Don Draper hates Louder, but we love it

At Idealist, we love good ideas of all kinds, but especially those that turn commonly-accepted notions on their heads, get us to confront our beliefs, and (maybe) stir up a little trouble. To honor ideas brave and bold, and inspired by Sydney, Australia’s Festival of Dangerous Ideas, we welcome you to Idealist in Action’s Dangerous Ideas Week.

Traditional advertising channels aren’t always available to nonprofit organizations, even though their messages are important for people to hear. Mainstream media ads, TV commercials, billboards—these are all out of reach for most small- to mid-size and even many large nonprofits.

In recent years, social media has helped nonprofits immensely: they can now reach targeted audiences and engage constituents in meaningful conversations at much lower costs. But nonprofits still have to compete with for-profit businesses for the most precious of resources: the attention of an increasingly distracted public.

Enter Louder

Louder is a new service that puts more advertising power into the hands of regular people. Louder is just getting started, but it has the potential to substantially disrupt traditional advertising models, and, if skillfully leveraged by the nonprofit sector and individuals doing good work, it could make a huge impact in our efforts to reach new audiences.

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Here’s how it works:

  • Anyone can create a Louder campaign, at no cost. Simply choose a url that you want to promote (or “amplify,” in Louder’s parlance).
  • If you like a campaign, you can hit the “make it louder” button and contribute money to get it in front of new faces. A $3 donation is enough to reach about 1,000 people on Facebook. 86.5% of the donations go directly to advertising costs.
  • Much like a Kickstarter campaign, Louder campaigns will work best if they have an existing community of champions to help spread the word.
  • And there you have it: citizen-funded advertisements getting the right content in front of new audiences!

Louder isn’t specifically limited to social impact campaigns, but looking at their list of recent additions, it seems it’s mostly being used in that way. This is great news for anyone frustrated by the number of ads promoting consumerism that come across our screens on any given day.

Now the rest of us can assert a little control, and help our favorite causes get more attention. An idea worth shouting about, no?

What do you think? Is Louder going to be the next big thing to disrupt an entire industry?

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Creative Fundraising Campaigns in Tough Times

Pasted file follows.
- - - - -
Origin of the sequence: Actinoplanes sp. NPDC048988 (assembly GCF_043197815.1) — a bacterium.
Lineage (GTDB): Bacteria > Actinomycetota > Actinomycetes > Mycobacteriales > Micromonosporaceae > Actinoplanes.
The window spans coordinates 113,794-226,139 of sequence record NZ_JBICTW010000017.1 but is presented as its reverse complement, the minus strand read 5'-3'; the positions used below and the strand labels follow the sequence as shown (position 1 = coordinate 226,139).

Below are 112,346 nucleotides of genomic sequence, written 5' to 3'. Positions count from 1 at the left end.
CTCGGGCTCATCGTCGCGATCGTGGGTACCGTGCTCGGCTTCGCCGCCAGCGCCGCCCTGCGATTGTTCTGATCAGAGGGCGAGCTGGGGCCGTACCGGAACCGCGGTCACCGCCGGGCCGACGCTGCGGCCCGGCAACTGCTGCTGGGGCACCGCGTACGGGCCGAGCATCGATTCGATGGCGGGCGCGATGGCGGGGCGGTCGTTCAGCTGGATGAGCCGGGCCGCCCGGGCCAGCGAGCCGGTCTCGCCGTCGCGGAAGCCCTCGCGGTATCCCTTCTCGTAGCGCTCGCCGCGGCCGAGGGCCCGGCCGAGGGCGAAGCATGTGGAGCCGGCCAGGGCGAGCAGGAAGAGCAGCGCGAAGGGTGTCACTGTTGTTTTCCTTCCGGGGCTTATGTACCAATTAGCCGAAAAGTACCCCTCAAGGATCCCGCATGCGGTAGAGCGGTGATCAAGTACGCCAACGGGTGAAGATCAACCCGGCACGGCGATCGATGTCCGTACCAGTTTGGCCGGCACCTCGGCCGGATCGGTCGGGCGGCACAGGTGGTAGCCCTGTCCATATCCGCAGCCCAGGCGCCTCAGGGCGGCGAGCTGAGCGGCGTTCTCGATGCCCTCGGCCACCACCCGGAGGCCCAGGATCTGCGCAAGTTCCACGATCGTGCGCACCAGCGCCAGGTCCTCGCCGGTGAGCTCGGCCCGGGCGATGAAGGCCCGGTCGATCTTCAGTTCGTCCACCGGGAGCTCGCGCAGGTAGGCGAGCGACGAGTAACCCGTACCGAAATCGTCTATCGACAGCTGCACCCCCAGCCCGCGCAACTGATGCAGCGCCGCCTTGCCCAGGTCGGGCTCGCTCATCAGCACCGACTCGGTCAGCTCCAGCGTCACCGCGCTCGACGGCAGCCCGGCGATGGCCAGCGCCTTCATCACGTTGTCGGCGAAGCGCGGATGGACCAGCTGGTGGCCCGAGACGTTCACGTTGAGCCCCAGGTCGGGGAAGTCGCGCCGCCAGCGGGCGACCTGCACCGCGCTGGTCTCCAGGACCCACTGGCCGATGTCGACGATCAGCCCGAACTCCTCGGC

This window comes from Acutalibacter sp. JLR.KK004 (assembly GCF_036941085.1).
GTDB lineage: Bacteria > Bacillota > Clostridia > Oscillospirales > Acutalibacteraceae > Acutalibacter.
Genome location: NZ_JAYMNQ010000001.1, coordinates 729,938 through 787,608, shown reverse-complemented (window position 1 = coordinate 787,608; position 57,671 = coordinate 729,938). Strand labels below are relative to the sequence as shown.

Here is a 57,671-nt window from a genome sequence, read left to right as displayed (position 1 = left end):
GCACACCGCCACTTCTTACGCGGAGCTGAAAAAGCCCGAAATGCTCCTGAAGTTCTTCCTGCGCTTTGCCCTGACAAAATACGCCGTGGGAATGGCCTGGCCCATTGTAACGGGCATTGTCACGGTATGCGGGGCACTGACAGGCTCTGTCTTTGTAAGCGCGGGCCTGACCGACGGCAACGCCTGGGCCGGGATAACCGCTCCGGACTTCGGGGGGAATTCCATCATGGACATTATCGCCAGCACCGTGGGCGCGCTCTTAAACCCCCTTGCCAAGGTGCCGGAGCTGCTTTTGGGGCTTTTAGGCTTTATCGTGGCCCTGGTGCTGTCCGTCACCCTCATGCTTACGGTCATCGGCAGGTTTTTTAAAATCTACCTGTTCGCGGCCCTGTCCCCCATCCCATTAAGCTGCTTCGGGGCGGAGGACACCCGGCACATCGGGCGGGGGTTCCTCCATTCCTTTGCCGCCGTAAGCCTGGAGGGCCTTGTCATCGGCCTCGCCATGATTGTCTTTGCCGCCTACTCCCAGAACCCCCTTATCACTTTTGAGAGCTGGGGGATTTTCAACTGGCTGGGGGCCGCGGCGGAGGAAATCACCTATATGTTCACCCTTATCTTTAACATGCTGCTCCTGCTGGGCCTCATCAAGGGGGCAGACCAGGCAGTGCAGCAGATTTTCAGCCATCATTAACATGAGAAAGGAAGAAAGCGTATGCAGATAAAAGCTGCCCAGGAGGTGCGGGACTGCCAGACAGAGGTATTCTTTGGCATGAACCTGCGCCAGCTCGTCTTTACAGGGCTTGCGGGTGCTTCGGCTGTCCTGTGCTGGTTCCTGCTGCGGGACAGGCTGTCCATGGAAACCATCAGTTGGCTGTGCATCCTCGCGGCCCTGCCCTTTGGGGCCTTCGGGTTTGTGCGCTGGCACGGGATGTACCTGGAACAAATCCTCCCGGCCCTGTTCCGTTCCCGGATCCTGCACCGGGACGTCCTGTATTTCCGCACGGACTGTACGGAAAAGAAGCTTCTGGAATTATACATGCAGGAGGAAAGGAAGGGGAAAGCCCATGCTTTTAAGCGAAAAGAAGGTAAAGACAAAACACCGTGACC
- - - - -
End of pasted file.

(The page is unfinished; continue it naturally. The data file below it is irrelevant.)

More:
This recession has clearly had ravaging effects, but fortunately, it has also sparked a lot of creativity. As nonprofit organizations attempt to carry out their work despite considerably reduced budgets, some are coming up with innovative takes on traditional fundraising and advertising campaigns. Here are two recent examples that we heard about:

The Salvation Army of Northern New England slashed its advertising budget to zero and nonetheless succeeded in rolling out a large, attention-grabbing advertising campaign to raise funds in Portland, Maine. Springwise reports that a local ad agency donated its time to design the ads and coordinate the campaign, and more than 50 local businesses donated various forms of ad space to the nonprofit. As a result, Salvation Army advertisements appeared on everything from store windows to pizza boxes to bathroom mirrors to tennis courts, all around town. Some individuals even scribbled on the dusty back windshields of their cars in order to display the ad.

In New York City, the Queens Museum of Art decided to transform its annual fundraising gala into what they called a NON-GALA in June. Rather than waste any precious donations on a fancy event, the QMA skipped the drinks and dancing in order to put more towards its actual exhibits and programs. The NON-GALA took place online, and it still managed to have most of the other highlights of an annual fundraiser: a welcome from the director, speeches by honorees, a chance to chat, and, of course, an opportunity to donate. There was even an auction conducted via a live streaming video, where participants could obtain the auctioned items for free by making creative, non-monetary bids via phone, email, and Twitter.

If you know of any other recession-friendly fundraising campaigns that nonprofits have tried, please share them in the comments below.

[This blog entry appeared on an older version of Idealist; any broken links are a result of having re-launched our site in Fall 2010.]

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